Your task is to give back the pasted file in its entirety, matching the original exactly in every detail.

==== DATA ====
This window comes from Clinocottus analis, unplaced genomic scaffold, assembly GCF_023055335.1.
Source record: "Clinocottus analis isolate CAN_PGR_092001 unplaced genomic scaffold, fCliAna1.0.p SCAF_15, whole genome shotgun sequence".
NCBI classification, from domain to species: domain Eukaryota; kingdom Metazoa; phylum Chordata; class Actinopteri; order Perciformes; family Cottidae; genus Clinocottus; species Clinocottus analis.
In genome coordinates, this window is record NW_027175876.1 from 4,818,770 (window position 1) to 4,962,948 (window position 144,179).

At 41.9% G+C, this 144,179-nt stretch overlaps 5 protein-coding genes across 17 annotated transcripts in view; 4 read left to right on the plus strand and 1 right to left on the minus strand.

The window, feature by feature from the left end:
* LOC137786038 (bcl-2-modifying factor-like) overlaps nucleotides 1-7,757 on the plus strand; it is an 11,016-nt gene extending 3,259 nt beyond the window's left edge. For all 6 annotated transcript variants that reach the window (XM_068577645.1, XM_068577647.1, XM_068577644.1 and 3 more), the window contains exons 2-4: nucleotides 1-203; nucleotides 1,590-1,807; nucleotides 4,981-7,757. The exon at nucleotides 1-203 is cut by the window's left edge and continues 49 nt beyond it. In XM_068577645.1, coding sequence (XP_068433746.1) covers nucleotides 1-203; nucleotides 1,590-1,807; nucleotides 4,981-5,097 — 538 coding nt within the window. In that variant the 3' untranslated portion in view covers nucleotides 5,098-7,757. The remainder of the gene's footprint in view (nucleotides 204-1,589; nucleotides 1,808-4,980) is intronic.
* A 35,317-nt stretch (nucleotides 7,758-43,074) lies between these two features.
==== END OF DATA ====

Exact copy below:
This window comes from Clinocottus analis, unplaced genomic scaffold, assembly GCF_023055335.1.
Source record: "Clinocottus analis isolate CAN_PGR_092001 unplaced genomic scaffold, fCliAna1.0.p SCAF_15, whole genome shotgun sequence".
NCBI classification, from domain to species: domain Eukaryota; kingdom Metazoa; phylum Chordata; class Actinopteri; order Perciformes; family Cottidae; genus Clinocottus; species Clinocottus analis.
In genome coordinates, this window is record NW_027175876.1 from 4,818,770 (window position 1) to 4,962,948 (window position 144,179).

At 41.9% G+C, this 144,179-nt stretch overlaps 5 protein-coding genes across 17 annotated transcripts in view; 4 read left to right on the plus strand and 1 right to left on the minus strand.

The window, feature by feature from the left end:
* LOC137786038 (bcl-2-modifying factor-like) overlaps nucleotides 1-7,757 on the plus strand; it is an 11,016-nt gene extending 3,259 nt beyond the window's left edge. For all 6 annotated transcript variants that reach the window (XM_068577645.1, XM_068577647.1, XM_068577644.1 and 3 more), the window contains exons 2-4: nucleotides 1-203; nucleotides 1,590-1,807; nucleotides 4,981-7,757. The exon at nucleotides 1-203 is cut by the window's left edge and continues 49 nt beyond it. In XM_068577645.1, coding sequence (XP_068433746.1) covers nucleotides 1-203; nucleotides 1,590-1,807; nucleotides 4,981-5,097 — 538 coding nt within the window. In that variant the 3' untranslated portion in view covers nucleotides 5,098-7,757. The remainder of the gene's footprint in view (nucleotides 204-1,589; nucleotides 1,808-4,980) is intronic.
* A 35,317-nt stretch (nucleotides 7,758-43,074) lies between these two features.